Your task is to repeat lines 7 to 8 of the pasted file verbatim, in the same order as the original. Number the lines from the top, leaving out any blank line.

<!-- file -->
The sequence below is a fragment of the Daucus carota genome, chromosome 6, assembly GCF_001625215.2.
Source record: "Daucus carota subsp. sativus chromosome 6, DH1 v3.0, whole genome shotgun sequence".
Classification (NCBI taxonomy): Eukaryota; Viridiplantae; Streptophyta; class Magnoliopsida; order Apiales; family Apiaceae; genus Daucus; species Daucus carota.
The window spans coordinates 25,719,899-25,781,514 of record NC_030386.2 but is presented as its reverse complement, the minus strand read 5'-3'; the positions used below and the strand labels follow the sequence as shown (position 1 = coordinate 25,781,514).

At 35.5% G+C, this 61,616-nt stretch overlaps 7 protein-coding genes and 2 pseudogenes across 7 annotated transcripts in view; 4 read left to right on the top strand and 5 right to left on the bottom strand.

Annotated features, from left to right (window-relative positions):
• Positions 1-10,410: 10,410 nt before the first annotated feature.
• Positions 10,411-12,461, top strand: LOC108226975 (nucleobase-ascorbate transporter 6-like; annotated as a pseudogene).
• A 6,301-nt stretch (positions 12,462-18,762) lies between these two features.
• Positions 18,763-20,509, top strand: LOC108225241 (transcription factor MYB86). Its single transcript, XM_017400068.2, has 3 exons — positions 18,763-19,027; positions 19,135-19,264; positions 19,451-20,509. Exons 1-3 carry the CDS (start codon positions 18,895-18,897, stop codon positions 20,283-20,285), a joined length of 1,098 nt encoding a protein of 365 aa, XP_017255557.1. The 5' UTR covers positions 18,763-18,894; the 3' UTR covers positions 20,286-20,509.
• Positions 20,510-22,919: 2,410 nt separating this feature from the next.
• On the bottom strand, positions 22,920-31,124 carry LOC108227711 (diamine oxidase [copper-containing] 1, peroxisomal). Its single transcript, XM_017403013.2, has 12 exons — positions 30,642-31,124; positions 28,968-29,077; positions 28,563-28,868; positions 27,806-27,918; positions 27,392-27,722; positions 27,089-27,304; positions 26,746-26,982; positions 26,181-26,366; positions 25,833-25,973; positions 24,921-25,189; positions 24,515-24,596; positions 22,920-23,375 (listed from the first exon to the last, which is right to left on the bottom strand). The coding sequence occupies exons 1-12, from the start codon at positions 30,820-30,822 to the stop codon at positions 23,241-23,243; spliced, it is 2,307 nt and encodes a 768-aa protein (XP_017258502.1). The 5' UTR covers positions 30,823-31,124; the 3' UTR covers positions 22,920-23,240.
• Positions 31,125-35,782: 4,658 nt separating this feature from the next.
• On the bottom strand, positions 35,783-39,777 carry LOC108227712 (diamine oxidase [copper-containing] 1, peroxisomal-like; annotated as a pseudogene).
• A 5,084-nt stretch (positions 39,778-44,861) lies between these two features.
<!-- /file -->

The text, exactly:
• Positions 1-10,410: 10,410 nt before the first annotated feature.
• Positions 10,411-12,461, top strand: LOC108226975 (nucleobase-ascorbate transporter 6-like; annotated as a pseudogene).